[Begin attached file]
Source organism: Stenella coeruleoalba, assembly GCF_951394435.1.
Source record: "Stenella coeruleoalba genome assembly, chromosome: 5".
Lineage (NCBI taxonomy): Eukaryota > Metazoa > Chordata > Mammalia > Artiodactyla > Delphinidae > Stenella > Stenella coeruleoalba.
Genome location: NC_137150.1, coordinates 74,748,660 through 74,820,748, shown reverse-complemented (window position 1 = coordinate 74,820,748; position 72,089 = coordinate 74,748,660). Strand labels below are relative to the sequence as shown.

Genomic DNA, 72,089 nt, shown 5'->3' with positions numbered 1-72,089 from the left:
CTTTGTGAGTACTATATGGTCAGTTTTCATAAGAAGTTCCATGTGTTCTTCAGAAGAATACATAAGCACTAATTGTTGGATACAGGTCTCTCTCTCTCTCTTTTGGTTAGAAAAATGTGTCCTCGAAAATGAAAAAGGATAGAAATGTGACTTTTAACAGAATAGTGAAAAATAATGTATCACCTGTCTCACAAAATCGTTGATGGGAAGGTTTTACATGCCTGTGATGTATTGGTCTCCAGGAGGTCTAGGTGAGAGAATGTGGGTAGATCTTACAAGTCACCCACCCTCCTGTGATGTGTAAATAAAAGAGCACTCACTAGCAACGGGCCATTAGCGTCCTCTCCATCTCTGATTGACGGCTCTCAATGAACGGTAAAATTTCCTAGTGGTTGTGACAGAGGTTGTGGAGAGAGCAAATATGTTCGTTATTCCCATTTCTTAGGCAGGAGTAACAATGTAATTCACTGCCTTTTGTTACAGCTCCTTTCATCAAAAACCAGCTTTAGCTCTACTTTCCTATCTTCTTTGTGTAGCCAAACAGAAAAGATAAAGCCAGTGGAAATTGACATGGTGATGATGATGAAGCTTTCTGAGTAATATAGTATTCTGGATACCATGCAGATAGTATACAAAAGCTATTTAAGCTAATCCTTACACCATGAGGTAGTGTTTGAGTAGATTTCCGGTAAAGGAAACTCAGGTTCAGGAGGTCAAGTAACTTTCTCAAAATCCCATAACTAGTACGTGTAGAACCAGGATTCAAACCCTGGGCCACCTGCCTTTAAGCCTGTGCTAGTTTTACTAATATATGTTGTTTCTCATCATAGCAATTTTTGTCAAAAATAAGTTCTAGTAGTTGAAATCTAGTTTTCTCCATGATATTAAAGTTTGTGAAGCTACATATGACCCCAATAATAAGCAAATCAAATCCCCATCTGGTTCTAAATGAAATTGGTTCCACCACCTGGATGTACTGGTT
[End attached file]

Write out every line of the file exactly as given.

Source organism: Stenella coeruleoalba, assembly GCF_951394435.1.
Source record: "Stenella coeruleoalba genome assembly, chromosome: 5".
Lineage (NCBI taxonomy): Eukaryota > Metazoa > Chordata > Mammalia > Artiodactyla > Delphinidae > Stenella > Stenella coeruleoalba.
Genome location: NC_137150.1, coordinates 74,748,660 through 74,820,748, shown reverse-complemented (window position 1 = coordinate 74,820,748; position 72,089 = coordinate 74,748,660). Strand labels below are relative to the sequence as shown.

Genomic DNA, 72,089 nt, shown 5'->3' with positions numbered 1-72,089 from the left:
CTTTGTGAGTACTATATGGTCAGTTTTCATAAGAAGTTCCATGTGTTCTTCAGAAGAATACATAAGCACTAATTGTTGGATACAGGTCTCTCTCTCTCTCTTTTGGTTAGAAAAATGTGTCCTCGAAAATGAAAAAGGATAGAAATGTGACTTTTAACAGAATAGTGAAAAATAATGTATCACCTGTCTCACAAAATCGTTGATGGGAAGGTTTTACATGCCTGTGATGTATTGGTCTCCAGGAGGTCTAGGTGAGAGAATGTGGGTAGATCTTACAAGTCACCCACCCTCCTGTGATGTGTAAATAAAAGAGCACTCACTAGCAACGGGCCATTAGCGTCCTCTCCATCTCTGATTGACGGCTCTCAATGAACGGTAAAATTTCCTAGTGGTTGTGACAGAGGTTGTGGAGAGAGCAAATATGTTCGTTATTCCCATTTCTTAGGCAGGAGTAACAATGTAATTCACTGCCTTTTGTTACAGCTCCTTTCATCAAAAACCAGCTTTAGCTCTACTTTCCTATCTTCTTTGTGTAGCCAAACAGAAAAGATAAAGCCAGTGGAAATTGACATGGTGATGATGATGAAGCTTTCTGAGTAATATAGTATTCTGGATACCATGCAGATAGTATACAAAAGCTATTTAAGCTAATCCTTACACCATGAGGTAGTGTTTGAGTAGATTTCCGGTAAAGGAAACTCAGGTTCAGGAGGTCAAGTAACTTTCTCAAAATCCCATAACTAGTACGTGTAGAACCAGGATTCAAACCCTGGGCCACCTGCCTTTAAGCCTGTGCTAGTTTTACTAATATATGTTGTTTCTCATCATAGCAATTTTTGTCAAAAATAAGTTCTAGTAGTTGAAATCTAGTTTTCTCCATGATATTAAAGTTTGTGAAGCTACATATGACCCCAATAATAAGCAAATCAAATCCCCATCTGGTTCTAAATGAAATTGGTTCCACCACCTGGATGTACTGGTT